These days we feel that the world around us is breaking into pieces, that our lives are shattered and completely falling apart. Major change creates new realities and we need to adjust to them. It is a familiar human story. A debilitating sickness, loss of financial stability, loss of social standing: all of these changes create an impression that everything is shattered because we feel shattered, shaken, traumatized. Suffering has always accompanied human beings, and human beings have always been in search of cures and wellness. After healing a person from a debilitating illness, Jesus told him: “Behold, you are made whole: sin no more, lest a worse thing come unto you.”1
There is a deep message in this simple statement. Hazur Maharaj Charan Singh explained to us that becoming whole entails piecing our scattered attention together and focusing it one-pointedly inside. We fall apart in every sense of the word when we lose our focus, our concentration. Wholeness describes the most desirable state of our attention: focused and oriented inward. When it is scattered outward, we are broken, shattered. Hazur explained:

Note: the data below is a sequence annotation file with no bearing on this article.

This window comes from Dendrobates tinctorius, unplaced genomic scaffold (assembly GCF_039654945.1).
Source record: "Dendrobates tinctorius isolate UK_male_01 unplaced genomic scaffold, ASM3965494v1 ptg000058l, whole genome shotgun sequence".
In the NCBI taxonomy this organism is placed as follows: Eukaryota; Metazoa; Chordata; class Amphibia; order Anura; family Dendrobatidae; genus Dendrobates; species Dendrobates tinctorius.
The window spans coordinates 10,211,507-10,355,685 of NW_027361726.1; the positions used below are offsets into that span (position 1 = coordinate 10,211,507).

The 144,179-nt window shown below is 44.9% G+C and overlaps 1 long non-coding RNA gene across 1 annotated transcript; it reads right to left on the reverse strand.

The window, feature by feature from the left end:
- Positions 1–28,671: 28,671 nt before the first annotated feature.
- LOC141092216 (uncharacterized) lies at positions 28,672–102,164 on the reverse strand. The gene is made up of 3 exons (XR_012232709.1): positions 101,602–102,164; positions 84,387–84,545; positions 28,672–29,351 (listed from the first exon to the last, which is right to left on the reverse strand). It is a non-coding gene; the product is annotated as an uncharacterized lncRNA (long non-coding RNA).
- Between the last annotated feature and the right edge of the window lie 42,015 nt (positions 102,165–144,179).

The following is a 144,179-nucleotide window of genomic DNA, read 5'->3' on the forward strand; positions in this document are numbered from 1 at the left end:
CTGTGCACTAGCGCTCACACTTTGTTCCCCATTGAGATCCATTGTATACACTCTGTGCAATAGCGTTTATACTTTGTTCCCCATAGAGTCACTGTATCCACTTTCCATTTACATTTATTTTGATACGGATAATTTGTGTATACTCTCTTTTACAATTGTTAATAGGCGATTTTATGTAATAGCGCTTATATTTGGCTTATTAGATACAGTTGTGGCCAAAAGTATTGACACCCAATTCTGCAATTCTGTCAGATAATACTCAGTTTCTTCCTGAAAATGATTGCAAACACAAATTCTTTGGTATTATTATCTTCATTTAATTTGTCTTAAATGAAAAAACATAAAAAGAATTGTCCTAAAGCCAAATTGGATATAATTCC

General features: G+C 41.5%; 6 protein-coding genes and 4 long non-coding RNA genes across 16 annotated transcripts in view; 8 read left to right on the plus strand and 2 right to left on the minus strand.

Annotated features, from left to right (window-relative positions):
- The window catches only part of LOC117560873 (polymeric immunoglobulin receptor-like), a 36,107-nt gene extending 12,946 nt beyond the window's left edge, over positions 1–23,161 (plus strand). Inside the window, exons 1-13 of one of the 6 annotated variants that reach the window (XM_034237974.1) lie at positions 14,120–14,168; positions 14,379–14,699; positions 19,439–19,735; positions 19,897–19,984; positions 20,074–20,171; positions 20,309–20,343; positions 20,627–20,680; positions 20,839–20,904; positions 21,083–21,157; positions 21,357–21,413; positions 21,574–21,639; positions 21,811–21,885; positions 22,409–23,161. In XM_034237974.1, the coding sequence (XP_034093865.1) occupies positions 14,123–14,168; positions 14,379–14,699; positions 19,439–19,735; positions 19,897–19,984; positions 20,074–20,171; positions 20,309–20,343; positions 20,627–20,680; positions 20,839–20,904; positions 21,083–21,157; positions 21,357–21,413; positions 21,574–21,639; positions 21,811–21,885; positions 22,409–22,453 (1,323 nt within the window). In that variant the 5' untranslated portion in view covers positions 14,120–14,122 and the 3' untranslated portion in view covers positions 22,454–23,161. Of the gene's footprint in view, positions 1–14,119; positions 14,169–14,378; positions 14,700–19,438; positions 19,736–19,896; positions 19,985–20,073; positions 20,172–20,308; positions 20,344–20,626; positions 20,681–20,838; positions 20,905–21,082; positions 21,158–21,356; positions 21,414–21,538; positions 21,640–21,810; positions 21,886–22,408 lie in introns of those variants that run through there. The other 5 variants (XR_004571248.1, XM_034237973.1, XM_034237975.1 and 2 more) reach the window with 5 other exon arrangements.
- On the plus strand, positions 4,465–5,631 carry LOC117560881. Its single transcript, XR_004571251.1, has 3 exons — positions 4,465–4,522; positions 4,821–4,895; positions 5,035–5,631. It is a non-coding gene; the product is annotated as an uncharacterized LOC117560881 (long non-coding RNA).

Now you are in the process of becoming whole, provided you “sin no more.” You must not compromise with the four principles of Sant Mat. You must build your treasure in heaven on these principles.2
The principles, the vows we take at initiation, are about restoring our wholeness – that is, keeping our focus whole, or one-pointed, rather than scattered. Vegetarian food has a calming effect on the mind and makes it less reactive. That supports our goal of becoming whole again. Abstinence from mind-altering substances helps us to stay focused. Leading a pure moral life likewise keeps us from scattering our energies and from reaping the binding consequences that anti-social and unkind acts bring. And certainly meditation, built upon these three pillars, aims at steadying our focus in a way that shields us from the countless negative tendencies that bombard us inside and outside.
Our lack of concentration makes us easy prey for the senses. The senses prompt us to act against our best interests, and we remain imprisoned within the four walls of our own misguided will and desires. A slave, a prisoner, is in a constant state of lockdown and cannot leave at will: “Then the sins become our master and we become the slave… a victim of birth and death, which is a ‘worse thing.’”3
The true meaning of the words Jesus said to the man whom he had healed is not about the temporary relief from a physical ailment. As Hazur explained:
If Jesus and other Masters cured only physical ills, they would be no more than great physicians, because the physical body is perishable.… The physical body was never meant to endure forever. But the soul is immortal and can never be happy until it returns to its source, the Father in heaven. This is what Masters do for us, and therein lies their greatness.4